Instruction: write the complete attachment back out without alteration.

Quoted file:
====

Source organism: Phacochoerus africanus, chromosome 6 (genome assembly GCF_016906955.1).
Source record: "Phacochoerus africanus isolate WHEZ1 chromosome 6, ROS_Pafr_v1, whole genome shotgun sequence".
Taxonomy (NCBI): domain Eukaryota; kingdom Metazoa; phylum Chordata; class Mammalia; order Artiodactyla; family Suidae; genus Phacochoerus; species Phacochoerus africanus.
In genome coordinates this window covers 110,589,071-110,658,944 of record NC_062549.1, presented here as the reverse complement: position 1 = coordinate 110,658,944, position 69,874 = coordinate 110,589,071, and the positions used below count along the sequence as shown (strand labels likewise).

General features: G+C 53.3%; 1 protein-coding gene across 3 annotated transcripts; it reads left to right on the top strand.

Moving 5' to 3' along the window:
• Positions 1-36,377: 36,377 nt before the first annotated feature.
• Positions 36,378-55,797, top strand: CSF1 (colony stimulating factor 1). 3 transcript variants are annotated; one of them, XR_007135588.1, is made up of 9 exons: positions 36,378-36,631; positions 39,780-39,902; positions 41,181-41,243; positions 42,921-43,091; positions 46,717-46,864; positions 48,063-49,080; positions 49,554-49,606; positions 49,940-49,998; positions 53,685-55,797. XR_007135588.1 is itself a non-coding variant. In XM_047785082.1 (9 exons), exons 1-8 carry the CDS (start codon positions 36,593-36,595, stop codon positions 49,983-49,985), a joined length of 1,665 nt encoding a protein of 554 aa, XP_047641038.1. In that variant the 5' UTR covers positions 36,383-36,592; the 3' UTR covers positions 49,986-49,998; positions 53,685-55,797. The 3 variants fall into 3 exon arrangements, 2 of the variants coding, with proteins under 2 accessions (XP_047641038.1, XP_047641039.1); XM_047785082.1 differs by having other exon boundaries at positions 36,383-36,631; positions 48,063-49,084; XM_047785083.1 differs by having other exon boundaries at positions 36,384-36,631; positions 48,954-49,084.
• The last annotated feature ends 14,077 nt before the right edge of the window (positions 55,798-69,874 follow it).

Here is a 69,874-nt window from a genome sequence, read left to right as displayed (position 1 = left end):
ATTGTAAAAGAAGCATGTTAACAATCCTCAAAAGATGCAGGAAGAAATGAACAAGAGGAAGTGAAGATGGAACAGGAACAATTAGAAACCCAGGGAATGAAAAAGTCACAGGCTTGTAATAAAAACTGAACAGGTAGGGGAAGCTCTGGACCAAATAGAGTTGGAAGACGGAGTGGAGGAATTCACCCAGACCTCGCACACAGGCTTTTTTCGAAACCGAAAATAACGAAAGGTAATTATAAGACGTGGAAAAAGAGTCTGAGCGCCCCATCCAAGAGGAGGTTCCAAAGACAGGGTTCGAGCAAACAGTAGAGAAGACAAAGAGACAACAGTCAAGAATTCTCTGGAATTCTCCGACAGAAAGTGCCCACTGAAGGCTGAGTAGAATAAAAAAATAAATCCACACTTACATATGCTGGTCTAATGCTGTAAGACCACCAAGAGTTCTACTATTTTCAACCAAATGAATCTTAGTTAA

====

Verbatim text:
Source organism: Phacochoerus africanus, chromosome 6 (genome assembly GCF_016906955.1).
Source record: "Phacochoerus africanus isolate WHEZ1 chromosome 6, ROS_Pafr_v1, whole genome shotgun sequence".
Taxonomy (NCBI): domain Eukaryota; kingdom Metazoa; phylum Chordata; class Mammalia; order Artiodactyla; family Suidae; genus Phacochoerus; species Phacochoerus africanus.
In genome coordinates this window covers 110,589,071-110,658,944 of record NC_062549.1, presented here as the reverse complement: position 1 = coordinate 110,658,944, position 69,874 = coordinate 110,589,071, and the positions used below count along the sequence as shown (strand labels likewise).

General features: G+C 53.3%; 1 protein-coding gene across 3 annotated transcripts; it reads left to right on the top strand.

Moving 5' to 3' along the window:
• Positions 1-36,377: 36,377 nt before the first annotated feature.
• Positions 36,378-55,797, top strand: CSF1 (colony stimulating factor 1). 3 transcript variants are annotated; one of them, XR_007135588.1, is made up of 9 exons: positions 36,378-36,631; positions 39,780-39,902; positions 41,181-41,243; positions 42,921-43,091; positions 46,717-46,864; positions 48,063-49,080; positions 49,554-49,606; positions 49,940-49,998; positions 53,685-55,797. XR_007135588.1 is itself a non-coding variant. In XM_047785082.1 (9 exons), exons 1-8 carry the CDS (start codon positions 36,593-36,595, stop codon positions 49,983-49,985), a joined length of 1,665 nt encoding a protein of 554 aa, XP_047641038.1. In that variant the 5' UTR covers positions 36,383-36,592; the 3' UTR covers positions 49,986-49,998; positions 53,685-55,797. The 3 variants fall into 3 exon arrangements, 2 of the variants coding, with proteins under 2 accessions (XP_047641038.1, XP_047641039.1); XM_047785082.1 differs by having other exon boundaries at positions 36,383-36,631; positions 48,063-49,084; XM_047785083.1 differs by having other exon boundaries at positions 36,384-36,631; positions 48,954-49,084.
• The last annotated feature ends 14,077 nt before the right edge of the window (positions 55,798-69,874 follow it).

Here is a 69,874-nt window from a genome sequence, read left to right as displayed (position 1 = left end):
ATTGTAAAAGAAGCATGTTAACAATCCTCAAAAGATGCAGGAAGAAATGAACAAGAGGAAGTGAAGATGGAACAGGAACAATTAGAAACCCAGGGAATGAAAAAGTCACAGGCTTGTAATAAAAACTGAACAGGTAGGGGAAGCTCTGGACCAAATAGAGTTGGAAGACGGAGTGGAGGAATTCACCCAGACCTCGCACACAGGCTTTTTTCGAAACCGAAAATAACGAAAGGTAATTATAAGACGTGGAAAAAGAGTCTGAGCGCCCCATCCAAGAGGAGGTTCCAAAGACAGGGTTCGAGCAAACAGTAGAGAAGACAAAGAGACAACAGTCAAGAATTCTCTGGAATTCTCCGACAGAAAGTGCCCACTGAAGGCTGAGTAGAATAAAAAAATAAATCCACACTTACATATGCTGGTCTAATGCTGTAAGACCACCAAGAGTTCTACTATTTTCAACCAAATGAATCTTAGTTAA